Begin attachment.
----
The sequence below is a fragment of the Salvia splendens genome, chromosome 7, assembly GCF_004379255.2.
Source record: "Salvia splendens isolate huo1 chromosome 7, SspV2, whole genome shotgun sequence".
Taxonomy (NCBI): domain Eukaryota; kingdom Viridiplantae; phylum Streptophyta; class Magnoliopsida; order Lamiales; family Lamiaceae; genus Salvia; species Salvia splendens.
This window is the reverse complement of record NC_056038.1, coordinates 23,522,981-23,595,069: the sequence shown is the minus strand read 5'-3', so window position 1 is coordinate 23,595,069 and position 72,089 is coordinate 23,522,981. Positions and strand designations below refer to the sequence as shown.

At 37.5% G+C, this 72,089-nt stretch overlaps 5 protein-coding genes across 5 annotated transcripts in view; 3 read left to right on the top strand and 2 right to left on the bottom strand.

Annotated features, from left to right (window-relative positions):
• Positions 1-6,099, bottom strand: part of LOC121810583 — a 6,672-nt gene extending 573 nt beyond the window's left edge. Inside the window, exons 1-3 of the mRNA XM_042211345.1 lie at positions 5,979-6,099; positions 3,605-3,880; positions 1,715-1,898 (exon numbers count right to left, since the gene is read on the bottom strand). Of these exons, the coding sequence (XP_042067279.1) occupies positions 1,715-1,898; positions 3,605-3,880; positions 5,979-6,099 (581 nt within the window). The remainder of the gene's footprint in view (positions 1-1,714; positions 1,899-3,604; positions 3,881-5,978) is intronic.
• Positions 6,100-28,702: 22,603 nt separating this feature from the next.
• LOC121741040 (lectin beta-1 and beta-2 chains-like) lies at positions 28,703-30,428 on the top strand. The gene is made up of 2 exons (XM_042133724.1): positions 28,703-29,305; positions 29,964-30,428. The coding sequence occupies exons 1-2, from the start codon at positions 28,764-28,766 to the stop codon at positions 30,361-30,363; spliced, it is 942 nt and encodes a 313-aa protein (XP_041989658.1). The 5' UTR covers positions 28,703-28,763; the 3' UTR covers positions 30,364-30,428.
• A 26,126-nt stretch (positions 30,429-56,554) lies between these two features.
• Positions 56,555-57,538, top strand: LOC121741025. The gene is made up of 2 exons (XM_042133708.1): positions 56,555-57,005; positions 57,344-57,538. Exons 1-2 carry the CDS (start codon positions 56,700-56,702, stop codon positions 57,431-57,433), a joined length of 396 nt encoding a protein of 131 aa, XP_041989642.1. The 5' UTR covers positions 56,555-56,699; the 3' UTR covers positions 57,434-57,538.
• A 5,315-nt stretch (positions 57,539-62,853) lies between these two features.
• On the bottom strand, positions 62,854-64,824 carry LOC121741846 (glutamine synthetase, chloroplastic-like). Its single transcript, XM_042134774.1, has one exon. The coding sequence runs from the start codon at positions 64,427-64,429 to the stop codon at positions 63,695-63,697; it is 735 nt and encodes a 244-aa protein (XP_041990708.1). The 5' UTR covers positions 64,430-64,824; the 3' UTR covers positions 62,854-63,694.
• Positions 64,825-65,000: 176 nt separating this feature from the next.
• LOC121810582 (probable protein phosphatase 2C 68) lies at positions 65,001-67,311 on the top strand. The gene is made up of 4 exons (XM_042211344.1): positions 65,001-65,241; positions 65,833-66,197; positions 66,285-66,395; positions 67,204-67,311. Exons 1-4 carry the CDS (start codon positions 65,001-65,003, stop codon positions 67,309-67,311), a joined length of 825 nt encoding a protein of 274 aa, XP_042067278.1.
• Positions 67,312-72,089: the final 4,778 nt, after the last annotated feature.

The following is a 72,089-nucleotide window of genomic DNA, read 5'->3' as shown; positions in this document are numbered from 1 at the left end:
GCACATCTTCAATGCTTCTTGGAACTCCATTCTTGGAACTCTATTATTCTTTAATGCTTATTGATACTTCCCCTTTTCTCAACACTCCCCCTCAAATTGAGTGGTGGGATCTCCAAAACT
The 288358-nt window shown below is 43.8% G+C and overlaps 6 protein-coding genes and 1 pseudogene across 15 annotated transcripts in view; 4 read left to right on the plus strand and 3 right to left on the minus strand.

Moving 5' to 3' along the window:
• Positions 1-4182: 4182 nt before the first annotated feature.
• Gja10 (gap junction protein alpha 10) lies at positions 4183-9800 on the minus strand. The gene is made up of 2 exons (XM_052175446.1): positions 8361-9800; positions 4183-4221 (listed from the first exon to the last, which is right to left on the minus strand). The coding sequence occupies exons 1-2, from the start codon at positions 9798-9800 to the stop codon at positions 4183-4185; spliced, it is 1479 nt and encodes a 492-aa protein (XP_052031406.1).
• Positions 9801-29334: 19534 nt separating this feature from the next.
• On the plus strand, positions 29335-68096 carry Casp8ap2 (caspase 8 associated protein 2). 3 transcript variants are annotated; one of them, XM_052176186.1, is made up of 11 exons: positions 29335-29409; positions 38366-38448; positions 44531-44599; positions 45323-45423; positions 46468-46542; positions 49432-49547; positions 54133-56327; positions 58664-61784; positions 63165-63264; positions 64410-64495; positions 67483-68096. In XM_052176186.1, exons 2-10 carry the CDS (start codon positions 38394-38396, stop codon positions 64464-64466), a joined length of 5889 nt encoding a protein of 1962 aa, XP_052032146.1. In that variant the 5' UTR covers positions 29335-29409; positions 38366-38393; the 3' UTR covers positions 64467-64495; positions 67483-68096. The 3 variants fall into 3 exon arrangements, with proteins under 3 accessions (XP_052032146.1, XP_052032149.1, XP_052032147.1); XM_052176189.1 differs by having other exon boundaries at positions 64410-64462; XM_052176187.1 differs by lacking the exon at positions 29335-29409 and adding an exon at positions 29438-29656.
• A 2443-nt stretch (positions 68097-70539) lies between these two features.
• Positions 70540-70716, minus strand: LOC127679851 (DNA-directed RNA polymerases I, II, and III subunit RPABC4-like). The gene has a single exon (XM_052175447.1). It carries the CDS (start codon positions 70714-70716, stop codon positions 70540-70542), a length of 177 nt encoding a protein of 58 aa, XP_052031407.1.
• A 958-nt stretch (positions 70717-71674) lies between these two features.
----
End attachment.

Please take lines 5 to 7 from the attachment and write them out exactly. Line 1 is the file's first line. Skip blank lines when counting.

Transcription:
At 37.5% G+C, this 72,089-nt stretch overlaps 5 protein-coding genes across 5 annotated transcripts in view; 3 read left to right on the top strand and 2 right to left on the bottom strand.

Annotated features, from left to right (window-relative positions):
• Positions 1-6,099, bottom strand: part of LOC121810583 — a 6,672-nt gene extending 573 nt beyond the window's left edge. Inside the window, exons 1-3 of the mRNA XM_042211345.1 lie at positions 5,979-6,099; positions 3,605-3,880; positions 1,715-1,898 (exon numbers count right to left, since the gene is read on the bottom strand). Of these exons, the coding sequence (XP_042067279.1) occupies positions 1,715-1,898; positions 3,605-3,880; positions 5,979-6,099 (581 nt within the window). The remainder of the gene's footprint in view (positions 1-1,714; positions 1,899-3,604; positions 3,881-5,978) is intronic.